Fasting Expert Dr. Henry S. Tanner
Dr. Tanner was so popular that people flocked to Long Beach from all over the country to take his treatment. Even Mark Twain in his 1897 book Following the Equator mentioned Dr. Tanner in passing: "I think that the Dr. Tanners and those others who go forty days without eating do it by resolutely keeping out the desire to eat, in the beginning, and that after a few hours the desire is discouraged and comes no more."
In March 1908, Miss Etta Priscilla Grove traveled all the way from
to fast under the guidance of Dr. Tanner.
Tanner believed fasting rid the body of toxins that caused disease and
sapped a person’s energy. Miss Grove had
been experiencing a lack of stamina and came to Long Beach to seek Dr. Tanner’s cure. She maintained her fast for the entire forty
days, dropping from 123 to 104 pounds, and claimed she had never felt better.
Not all were up to doing the entire forty days. Mr. and Mrs. E.W. Elder of
Pasadena fasted only
fourteen and ten days respectively, under the direction of Dr. Tanner. Both sought relief from stomach trouble. Mrs. Elder stated the fast had an entirely
different effect upon each of them. She
experienced sleeplessness and nausea,
had little desire for food, however the headaches which plagued her
disappeared entirely. Mr. Elder had no
problem sleeping and felt his lumbago and rheumatism had lessened. He told the
Press about his experience in the Long Beach September 25, 1908 issue:
“The story that some people tell of losing all desire for food after a fast of a few days is entirely contrary to what I feel. I could eat a generous portion of a chicken right now. It takes will power to fast, but I am thoroughly convinced that it has done good in my case and I believe and hope I will be able to keep it up long enough to cure my ailments.”
In May 1909, the famous Dr. Tanner had ten people fasting under his direction at his Long Beach clinic. Among them was E.P. Smith, of
, who had gained fame by writing 19,000 words
on the back of a government post card.
Guy H. Parkinson of Los
Pacific Avenue in Long Beach, was also under Tanner’s care. On May 18, 1909, Parkinson broke the world’s fasting record
set by Tanner, by abstaining from food for 43 days. What was remarkable was that Parkinson, a
house mover, worked at his strenuous job almost every day of the fast without
suffering loss of stamina or energy.
Parkinson had been having trouble with his stomach, and felt “out of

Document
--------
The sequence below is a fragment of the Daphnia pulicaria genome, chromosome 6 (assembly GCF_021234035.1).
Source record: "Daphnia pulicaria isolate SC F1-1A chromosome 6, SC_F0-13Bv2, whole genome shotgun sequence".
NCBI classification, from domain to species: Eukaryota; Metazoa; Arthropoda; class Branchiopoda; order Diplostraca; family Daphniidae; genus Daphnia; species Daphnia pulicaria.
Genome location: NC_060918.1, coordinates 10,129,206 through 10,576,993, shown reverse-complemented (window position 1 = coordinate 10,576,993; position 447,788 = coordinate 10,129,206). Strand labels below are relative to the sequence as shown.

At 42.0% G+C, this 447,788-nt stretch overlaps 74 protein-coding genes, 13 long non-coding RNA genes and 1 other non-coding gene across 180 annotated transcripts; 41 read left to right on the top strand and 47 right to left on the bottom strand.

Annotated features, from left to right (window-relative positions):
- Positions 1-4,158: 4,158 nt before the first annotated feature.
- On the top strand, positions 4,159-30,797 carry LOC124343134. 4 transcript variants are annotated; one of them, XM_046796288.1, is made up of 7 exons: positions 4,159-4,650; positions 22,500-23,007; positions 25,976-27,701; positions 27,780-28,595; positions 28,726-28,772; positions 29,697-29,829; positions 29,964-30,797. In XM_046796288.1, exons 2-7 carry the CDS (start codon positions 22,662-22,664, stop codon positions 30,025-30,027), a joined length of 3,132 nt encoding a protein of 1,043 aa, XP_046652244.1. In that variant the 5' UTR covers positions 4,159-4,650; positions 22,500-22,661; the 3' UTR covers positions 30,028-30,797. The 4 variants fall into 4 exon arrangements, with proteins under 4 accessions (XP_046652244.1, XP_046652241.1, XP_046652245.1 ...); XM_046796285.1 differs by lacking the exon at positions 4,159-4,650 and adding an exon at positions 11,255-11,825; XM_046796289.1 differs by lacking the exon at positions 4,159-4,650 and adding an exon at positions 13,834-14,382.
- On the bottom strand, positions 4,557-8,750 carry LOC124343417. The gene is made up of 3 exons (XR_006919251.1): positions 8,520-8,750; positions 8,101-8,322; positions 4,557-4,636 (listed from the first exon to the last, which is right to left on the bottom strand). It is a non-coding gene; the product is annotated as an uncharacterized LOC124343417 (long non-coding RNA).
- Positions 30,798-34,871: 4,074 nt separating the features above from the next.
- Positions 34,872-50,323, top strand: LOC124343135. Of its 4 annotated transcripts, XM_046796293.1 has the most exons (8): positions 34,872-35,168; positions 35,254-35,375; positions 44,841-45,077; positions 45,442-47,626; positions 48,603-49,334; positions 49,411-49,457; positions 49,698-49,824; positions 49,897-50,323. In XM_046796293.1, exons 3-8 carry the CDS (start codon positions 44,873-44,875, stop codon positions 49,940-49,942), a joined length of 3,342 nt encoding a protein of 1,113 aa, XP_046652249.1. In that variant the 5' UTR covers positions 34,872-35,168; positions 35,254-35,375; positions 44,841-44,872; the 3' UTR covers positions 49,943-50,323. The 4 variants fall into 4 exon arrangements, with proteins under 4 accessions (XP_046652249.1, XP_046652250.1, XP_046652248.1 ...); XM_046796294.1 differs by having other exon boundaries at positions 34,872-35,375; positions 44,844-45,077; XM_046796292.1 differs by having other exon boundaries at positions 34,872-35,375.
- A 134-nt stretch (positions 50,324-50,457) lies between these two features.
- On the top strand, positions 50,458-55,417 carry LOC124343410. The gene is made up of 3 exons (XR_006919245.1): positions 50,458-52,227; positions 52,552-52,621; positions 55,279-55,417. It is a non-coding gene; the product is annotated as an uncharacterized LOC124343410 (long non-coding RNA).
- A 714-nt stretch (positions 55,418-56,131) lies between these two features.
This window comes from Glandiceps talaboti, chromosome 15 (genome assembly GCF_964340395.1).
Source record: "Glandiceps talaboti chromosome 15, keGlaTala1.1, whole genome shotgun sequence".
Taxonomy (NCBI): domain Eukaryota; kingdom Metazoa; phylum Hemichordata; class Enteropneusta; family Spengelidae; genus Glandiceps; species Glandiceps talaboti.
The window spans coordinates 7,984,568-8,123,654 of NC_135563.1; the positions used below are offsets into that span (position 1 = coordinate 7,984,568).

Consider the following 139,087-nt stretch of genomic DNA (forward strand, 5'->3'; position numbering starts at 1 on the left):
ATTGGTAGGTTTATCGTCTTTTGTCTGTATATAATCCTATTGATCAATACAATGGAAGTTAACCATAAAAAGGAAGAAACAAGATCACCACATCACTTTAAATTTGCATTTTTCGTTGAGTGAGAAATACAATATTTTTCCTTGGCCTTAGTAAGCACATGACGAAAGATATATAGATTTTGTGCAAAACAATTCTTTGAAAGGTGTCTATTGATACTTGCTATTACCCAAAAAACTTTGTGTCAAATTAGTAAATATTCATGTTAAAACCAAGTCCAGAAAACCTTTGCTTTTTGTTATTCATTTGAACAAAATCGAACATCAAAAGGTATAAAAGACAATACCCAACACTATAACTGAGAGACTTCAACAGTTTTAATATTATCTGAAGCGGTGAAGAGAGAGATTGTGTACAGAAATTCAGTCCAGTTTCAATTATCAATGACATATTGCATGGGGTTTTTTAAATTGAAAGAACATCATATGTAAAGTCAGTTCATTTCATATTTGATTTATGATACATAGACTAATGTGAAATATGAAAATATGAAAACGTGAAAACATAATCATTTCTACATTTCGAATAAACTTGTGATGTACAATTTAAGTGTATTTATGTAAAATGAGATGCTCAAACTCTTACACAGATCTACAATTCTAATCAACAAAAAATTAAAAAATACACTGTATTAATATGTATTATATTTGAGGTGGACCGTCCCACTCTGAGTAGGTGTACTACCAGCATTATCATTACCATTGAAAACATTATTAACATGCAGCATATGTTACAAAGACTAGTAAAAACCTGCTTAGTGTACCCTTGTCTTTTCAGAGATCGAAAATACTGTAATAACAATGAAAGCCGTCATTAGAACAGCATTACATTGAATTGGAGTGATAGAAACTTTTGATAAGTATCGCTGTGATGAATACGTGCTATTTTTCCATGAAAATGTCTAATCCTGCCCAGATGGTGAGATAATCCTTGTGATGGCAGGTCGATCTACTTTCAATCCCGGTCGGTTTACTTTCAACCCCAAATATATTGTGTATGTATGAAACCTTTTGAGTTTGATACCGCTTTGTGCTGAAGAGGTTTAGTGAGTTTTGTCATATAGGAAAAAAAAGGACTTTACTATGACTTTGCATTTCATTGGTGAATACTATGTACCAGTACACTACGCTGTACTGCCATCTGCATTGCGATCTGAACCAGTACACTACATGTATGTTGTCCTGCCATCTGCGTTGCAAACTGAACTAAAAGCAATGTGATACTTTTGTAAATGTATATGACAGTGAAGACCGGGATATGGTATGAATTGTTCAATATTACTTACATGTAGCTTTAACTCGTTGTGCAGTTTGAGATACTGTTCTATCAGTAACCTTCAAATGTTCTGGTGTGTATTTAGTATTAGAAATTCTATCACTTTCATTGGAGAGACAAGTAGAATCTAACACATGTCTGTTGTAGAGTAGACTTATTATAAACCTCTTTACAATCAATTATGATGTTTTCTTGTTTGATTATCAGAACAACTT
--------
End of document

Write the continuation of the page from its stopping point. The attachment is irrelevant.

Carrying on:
whack.” He tried a great many things,
but found no relief. He went to Dr.
Tanner and took his advice on fasting and along the way vowed he would break
the world’s record. Tanner, however,
claimed his fasting record of 41 days in 1880 still stood. He had also abstained from water (making it a
pure fast), while Parkinson drank water
three times a day. By July 1909, Tanner's notoriety had spread to such an extent that he opened a fasting hospital in Los Angeles, though he continued to make his headquarters in Long Beach at 416 Pine Avenue.
Dr. Tanner & Premature Burial
Dr. Tanner was interested in other things besides fasting—such as premature burial. Others in
were concerned about being buried
alive and wrote Tanner for guidance. In
the Long Beach Press of Long Beach March 31, 1908, Tanner
responded. He said he was considering
forming a premature burial society that would be mainly educational, teaching
people not to be too hasty in burying people.
He told of an undertaker from embalming a man who noticed the body
beginning to perspire. His embalming had
progress too far for him to stop, and the more he embalmed, the more the body
perspired. He finally finished his work
but confessed to Tanner that the man had been buried alive. San
Dr. Tanner used the story of Rip Van Winkle to stress that in present society Van Winkle would have been prematurely buried. In
, Dr. Tanner told the
newspaper, a body was kept six days before being buried, and this prevented, in
many instances premature burial. Tanner
felt this was a good idea which England
should adopt. America
Tanner, born in England in 1831, died in San Diego on December 28,1918. He was buried six days after his death, no sign of perspiration noted.